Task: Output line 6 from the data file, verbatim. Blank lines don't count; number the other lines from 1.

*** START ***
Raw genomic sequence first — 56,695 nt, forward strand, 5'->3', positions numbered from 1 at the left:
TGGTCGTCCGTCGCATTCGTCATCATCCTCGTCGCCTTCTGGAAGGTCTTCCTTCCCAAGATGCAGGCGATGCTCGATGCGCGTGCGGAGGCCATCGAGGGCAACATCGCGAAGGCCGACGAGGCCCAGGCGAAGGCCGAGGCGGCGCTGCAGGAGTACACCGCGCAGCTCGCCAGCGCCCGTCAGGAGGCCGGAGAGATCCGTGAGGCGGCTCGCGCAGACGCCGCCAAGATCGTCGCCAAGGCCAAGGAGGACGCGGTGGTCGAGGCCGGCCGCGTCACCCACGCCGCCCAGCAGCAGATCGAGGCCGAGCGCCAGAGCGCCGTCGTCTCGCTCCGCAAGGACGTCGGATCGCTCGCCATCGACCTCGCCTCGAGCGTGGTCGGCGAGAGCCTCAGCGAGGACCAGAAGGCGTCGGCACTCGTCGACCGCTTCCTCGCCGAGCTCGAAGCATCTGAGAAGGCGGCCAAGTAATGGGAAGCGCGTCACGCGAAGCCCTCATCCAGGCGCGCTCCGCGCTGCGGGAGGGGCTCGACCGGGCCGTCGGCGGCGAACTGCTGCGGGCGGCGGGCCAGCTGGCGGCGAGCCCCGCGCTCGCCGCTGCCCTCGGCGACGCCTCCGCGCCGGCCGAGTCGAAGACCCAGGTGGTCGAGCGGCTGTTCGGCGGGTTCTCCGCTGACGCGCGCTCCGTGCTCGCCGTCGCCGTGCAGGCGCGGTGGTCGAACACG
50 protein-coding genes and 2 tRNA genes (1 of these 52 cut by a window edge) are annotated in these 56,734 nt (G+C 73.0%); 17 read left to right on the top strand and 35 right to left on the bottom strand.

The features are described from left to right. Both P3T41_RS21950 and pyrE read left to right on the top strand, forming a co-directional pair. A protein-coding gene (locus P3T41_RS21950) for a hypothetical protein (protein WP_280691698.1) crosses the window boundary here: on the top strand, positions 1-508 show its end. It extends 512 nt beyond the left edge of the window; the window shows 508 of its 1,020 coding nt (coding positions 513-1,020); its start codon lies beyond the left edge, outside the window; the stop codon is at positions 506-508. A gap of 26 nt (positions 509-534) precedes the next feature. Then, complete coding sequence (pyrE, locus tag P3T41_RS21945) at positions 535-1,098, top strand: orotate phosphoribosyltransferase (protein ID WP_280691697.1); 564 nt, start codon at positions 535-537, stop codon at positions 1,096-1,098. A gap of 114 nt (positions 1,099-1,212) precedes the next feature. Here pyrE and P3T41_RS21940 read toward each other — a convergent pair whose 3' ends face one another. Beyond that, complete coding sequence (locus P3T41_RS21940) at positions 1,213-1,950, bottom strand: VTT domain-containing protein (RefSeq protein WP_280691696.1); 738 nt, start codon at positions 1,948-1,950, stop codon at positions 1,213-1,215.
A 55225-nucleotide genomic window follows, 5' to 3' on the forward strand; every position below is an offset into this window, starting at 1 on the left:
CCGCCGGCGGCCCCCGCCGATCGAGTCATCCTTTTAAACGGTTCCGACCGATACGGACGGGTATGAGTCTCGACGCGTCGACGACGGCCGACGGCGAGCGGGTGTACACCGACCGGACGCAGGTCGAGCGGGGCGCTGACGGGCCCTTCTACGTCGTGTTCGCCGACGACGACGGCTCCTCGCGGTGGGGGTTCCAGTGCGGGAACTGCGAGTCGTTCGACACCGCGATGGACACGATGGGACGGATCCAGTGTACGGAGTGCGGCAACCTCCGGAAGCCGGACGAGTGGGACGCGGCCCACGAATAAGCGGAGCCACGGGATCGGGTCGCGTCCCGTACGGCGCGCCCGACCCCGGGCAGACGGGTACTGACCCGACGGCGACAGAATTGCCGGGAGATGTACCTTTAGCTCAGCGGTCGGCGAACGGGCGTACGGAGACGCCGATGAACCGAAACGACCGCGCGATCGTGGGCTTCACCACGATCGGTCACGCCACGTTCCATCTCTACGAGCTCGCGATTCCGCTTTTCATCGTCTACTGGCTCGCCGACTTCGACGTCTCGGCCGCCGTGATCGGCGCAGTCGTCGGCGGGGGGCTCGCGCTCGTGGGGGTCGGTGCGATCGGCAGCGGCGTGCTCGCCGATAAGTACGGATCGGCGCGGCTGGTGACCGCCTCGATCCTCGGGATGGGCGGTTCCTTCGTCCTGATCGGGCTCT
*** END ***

CCGCCGGCGGCCCCCGCCGATCGAGTCATCCTTTTAAACGGTTCCGACCGATACGGACGGGTATGAGTCTCGACGCGTCGACGACGGCCGACGGCGAGCGGGTGTACACCGACCGGACGCAGGTCGAGCGGGGCGCTGACGGGCCCTTCTACGTCGTGTTCGCCGACGACGACGGCTCCTCGCGGTGGGGGTTCCAGTGCGGGAACTGCGAGTCGTTCGACACCGCGATGGACACGATGGGACGGATCCAGTGTACGGAGTGCGGCAACCTCCGGAAGCCGGACGAGTGGGACGCGGCCCACGAATAAGCGGAGCCACGGGATCGGGTCGCGTCCCGTACGGCGCGCCCGACCCCGGGCAGACGGGTACTGACCCGACGGCGACAGAATTGCCGGGAGATGTACCTTTAGCTCAGCGGTCGGCGAACGGGCGTACGGAGACGCCGATGAACCGAAACGACCGCGCGATCGTGGGCTTCACCACGATCGGTCACGCCACGTTCCATCTCTACGAGCTCGCGATTCCGCTTTTCATCGTCTACTGGCTCGCCGACTTCGACGTCTCGGCCGCCGTGATCGGCGCAGTCGTCGGCGGGGGGCTCGCGCTCGTGGGGGTCGGTGCGATCGGCAGCGGCGTGCTCGCCGATAAGTACGGATCGGCGCGGCTGGTGACCGCCTCGATCCTCGGGATGGGCGGTTCCTTCGTCCTGATCGGGCTCT